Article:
By popular demand, Samsung seems to be bringing back Pro Video. In earlier Samsung phones, going to the Pro mode in the camera allowed you to take photos or videos with options selected in Pro mode. Sadly, with newer updates, Samsung removed that feature and limited Pro mode to just photos. Luckily, Samsung seems to have a new Pro video mode for the Galaxy S20 in the works. This will let you change the exposure, shutter speed, color tone, and ISO manually. In the normal video mode, these options are automatically chosen based on the scene you are recording.
When Samsung introduced Live Focus with the Galaxy Note 8, they also introduced Live Focus effects. These allowed you to change the blurred lights in the background of a photo into a bunch of different shapes to give your photos personality. With the Galaxy S10, Samsung introduced new Live Focus effects such as Blur, Big circles (aka big bokeh), Color point, Spin, and Zoom. Samsung is also working on 4 new modes: Artify (yes, there’s a typo in the strings shown below), Mono, Side light, and Vintage. The Glitch effect also shows up as a bokeh effect along with a Live Focus Video effect, so there is a chance it could be coming to the photography mode along with the video mode.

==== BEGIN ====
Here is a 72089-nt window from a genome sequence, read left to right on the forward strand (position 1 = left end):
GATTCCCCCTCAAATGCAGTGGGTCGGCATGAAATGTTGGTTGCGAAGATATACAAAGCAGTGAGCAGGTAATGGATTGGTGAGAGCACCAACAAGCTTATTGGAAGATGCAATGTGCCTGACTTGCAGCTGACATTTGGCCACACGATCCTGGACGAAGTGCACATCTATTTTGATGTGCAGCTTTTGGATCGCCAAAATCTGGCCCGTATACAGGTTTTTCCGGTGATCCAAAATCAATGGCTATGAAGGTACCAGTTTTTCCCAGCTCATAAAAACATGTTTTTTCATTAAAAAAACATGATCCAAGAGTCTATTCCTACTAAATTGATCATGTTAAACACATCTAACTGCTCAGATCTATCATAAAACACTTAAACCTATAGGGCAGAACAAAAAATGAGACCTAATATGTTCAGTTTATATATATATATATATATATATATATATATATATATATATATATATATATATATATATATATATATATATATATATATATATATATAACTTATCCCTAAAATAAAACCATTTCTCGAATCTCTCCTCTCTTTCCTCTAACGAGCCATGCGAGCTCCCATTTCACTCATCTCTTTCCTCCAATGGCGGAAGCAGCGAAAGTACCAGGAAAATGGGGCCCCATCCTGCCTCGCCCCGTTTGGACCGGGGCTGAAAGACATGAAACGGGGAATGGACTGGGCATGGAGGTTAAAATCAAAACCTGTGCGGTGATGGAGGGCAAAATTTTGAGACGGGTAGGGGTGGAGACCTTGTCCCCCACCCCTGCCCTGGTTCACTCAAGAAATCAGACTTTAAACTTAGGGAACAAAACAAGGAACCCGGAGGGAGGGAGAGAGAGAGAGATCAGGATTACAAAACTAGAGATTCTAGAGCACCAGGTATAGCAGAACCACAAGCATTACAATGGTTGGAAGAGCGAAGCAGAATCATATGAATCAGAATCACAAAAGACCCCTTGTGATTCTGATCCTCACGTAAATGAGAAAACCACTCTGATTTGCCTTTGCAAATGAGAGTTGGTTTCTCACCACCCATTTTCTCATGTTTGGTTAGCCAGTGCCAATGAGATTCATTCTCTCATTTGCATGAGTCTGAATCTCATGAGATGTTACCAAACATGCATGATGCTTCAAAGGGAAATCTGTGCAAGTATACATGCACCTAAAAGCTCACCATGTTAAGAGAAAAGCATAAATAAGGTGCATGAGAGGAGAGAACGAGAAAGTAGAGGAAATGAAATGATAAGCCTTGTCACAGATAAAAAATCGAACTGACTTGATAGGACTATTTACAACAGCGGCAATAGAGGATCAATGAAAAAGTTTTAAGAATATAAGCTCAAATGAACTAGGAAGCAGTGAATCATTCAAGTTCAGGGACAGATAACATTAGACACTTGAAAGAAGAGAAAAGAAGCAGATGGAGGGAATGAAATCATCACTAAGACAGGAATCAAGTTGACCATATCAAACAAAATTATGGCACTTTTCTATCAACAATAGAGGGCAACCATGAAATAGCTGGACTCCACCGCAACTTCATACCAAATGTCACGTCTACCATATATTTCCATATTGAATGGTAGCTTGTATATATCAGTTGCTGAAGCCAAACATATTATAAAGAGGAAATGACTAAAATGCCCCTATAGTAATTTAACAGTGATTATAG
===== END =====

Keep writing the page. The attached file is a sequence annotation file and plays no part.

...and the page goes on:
Galaxy Fold 2 Super Fast Charging
Unlike the previous features we mentioned, we have more than just strings to show here. There is a file titled “bloom_front_charging_effect_superfast,” which is an animation file for the 2020 Galaxy Fold codenamed “bloom.” This filename tells us that the next Galaxy Fold will support Super Fast Charging for a minimum of 25W fast charging or a maximum of 45W fast charging. This is good as the rumored battery capacity appears to be very small, with one of the batteries coming in at 900 mAh.
As I shared on my Twitter in late November and we’ve seen in live pictures of the device posted in Mid-December, the Galaxy Fold 2 will have a smaller front display. This display is used specifically for showing the time, date, battery, and charging status. The animation, as previewed above, will be visible through this small front display.
A feature that will be great for a lot of fans is battery health. In the Samsung Settings app, we have found strings referencing the ability to check the health of the battery of your phone. Apple actually has had this feature on their iPhones for a few years now, and it helps to know when your phone’s battery is starting to show its age. This means you’ll be able to know the right time to get your battery replaced. A feature like this can help reduce e-waste by encouraging repair over upgrades. This doesn’t mean it will be easier to repair the devices yourself, but it does help to know when a repair is really needed.
We’re expecting to see these and other features debuted on the Galaxy S20. Samsung is usually good at backporting new software features to older Galaxy phones, though, so it’s likely we’ll see some of these features show up in future software releases for the Galaxy Note 10, S10, and other phones.
Want more posts like this delivered to your inbox? Enter your email to be subscribed to our newsletter.